The new location of Trend on Ponce is a testimony to understanding your customer
It’s a great feat for a small retailer to be successful, let alone so successful that when you’re forced to close your doors in March 2020 you reopen in
a new location with double the square footage and much more storefront visibility.
Trend originally opened in 2016 on Andalusia Avenue next to Chocolate Fashion. It catered to young girls through their early teens, but owner Ana Mari Fuertes was savvy enough to include styles for moms to shop for themselves while their daughters took center stage. This unique concept, where moms could pick up a cute blouse for going out that night while shopping with their tweens, proved lucrative enough for Trend to open their larger space on Ponce. Almost half of its clothing and accessories are now for women.
Fuertes looked at leaving the Gables after departing Andalusia, but the City Beautiful was too attractive to go anywhere else. The visibility on Ponce alone has helped her sales. “I have had clients call me as they are passing by in their car and want to buy the outfit in the window,” she says. Inside, the inventory is deep: A denim bar for mom and daughter, twinning Nike sneakers if that’s your thing, bathing suits, tops, dresses, skirts, shorts, pants, and accessories. The price points are reasonable, starting at $20 and going up to $300, with Karina Grimaldi, Sundays, and Tart collections paired with fan favorite jeans from Blank NYC, Pistola, and Pistola’s eco brand Daze.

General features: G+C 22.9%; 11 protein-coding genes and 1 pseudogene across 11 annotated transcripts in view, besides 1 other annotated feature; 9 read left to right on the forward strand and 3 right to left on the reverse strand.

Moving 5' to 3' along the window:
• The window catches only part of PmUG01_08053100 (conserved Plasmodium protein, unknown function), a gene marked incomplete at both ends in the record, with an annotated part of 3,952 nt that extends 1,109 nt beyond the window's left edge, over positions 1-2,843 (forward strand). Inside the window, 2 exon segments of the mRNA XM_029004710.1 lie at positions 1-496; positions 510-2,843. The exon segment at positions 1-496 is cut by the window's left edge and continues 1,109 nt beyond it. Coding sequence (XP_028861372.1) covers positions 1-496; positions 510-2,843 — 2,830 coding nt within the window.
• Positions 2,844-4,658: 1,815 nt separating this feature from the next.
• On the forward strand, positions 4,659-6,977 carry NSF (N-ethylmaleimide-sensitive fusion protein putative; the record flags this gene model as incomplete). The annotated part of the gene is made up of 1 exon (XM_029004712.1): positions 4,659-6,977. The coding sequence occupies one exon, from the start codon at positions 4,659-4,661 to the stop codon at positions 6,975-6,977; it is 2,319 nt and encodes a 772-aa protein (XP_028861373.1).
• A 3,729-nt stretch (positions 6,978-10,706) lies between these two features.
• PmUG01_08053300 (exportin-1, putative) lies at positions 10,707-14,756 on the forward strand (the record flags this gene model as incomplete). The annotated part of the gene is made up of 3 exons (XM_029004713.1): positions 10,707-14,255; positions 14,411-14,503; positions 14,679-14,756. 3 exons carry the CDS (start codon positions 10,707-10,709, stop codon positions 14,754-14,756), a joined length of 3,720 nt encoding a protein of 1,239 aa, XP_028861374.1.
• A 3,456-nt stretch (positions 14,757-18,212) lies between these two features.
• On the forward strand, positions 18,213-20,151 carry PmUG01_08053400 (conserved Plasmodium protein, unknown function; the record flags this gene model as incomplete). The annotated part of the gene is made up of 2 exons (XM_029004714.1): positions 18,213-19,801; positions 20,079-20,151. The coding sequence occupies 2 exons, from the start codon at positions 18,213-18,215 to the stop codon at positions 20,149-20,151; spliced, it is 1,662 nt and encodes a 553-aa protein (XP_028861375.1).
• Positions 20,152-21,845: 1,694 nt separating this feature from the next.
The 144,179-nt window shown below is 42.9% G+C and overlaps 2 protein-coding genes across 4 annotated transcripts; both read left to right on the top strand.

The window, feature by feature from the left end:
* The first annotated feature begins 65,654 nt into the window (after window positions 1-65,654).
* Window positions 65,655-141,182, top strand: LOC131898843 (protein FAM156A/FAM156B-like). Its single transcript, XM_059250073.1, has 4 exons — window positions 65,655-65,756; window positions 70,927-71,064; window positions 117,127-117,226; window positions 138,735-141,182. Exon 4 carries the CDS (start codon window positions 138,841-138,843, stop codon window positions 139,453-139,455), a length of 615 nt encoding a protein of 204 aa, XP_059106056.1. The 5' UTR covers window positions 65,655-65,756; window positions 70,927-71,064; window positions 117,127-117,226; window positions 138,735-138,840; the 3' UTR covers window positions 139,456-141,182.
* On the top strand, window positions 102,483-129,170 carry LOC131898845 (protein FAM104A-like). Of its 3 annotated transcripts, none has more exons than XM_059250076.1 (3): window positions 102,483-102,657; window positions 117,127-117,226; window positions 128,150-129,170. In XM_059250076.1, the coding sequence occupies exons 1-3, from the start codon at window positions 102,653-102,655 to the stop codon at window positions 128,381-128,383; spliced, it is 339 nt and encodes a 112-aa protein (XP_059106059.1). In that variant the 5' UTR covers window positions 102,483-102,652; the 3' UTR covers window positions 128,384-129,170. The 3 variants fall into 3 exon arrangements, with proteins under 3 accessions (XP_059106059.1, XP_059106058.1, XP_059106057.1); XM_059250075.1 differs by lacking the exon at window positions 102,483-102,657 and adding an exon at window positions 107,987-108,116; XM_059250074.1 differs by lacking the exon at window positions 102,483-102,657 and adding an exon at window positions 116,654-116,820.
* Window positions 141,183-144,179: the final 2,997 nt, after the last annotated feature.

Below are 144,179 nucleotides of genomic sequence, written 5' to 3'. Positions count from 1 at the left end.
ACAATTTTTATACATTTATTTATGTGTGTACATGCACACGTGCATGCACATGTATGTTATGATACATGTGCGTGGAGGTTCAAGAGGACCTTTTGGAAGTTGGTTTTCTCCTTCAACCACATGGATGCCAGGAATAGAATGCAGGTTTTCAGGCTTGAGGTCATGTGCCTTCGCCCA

Of course, carrying clothing for tweens that are starting to grow into women’s sizes can prove tricky. “We want to offer the young girls relevant, cool, but appropriate pieces for them in their ‘new’ women’s size,” says Fuertes. It’s not an easy market to cater to (as a stylist and mother I can attest) but Trend does an incredible job blending these two stages.
Like the earlier shop, the décor is still industrial. It’s where the “cool girls” shop, with graffitied walls, metal pipe racks, and chain link fencing used as separation walls. Trend feels like a real city boutique.
“I was born and raised in Puerto Rico, graduated high school, and then went on to Boston College to study business, and soon realized I didn’t really like business,” says Fuertes. So, she transferred to UM for an art and photography degree, but nonetheless then ventured into entrepreneurship. It makes sense that her foray into retail was in women’s apparel. Her father owned women’s clothing factories in Puerto Rico and the Dominican Republic, and she remembers “spending time with the clothing designer, drawing up sketches and picking out fabrics, as well as strolling through the aisles of sewing machines in the lower floor of the factory. Not only did I love learning about the business, but I also got to spend time with my father.”
You won’t replicate that experience here, but mother and daughter can shop in-store, or online (www.trendmiami.com), from IG (@trendboutiquemiami), and now from Tik Tok. As a business owner, it’s not lost on Fuertes that this is how her demographic likes to hunt for new trends.
2606 Ponce De Leon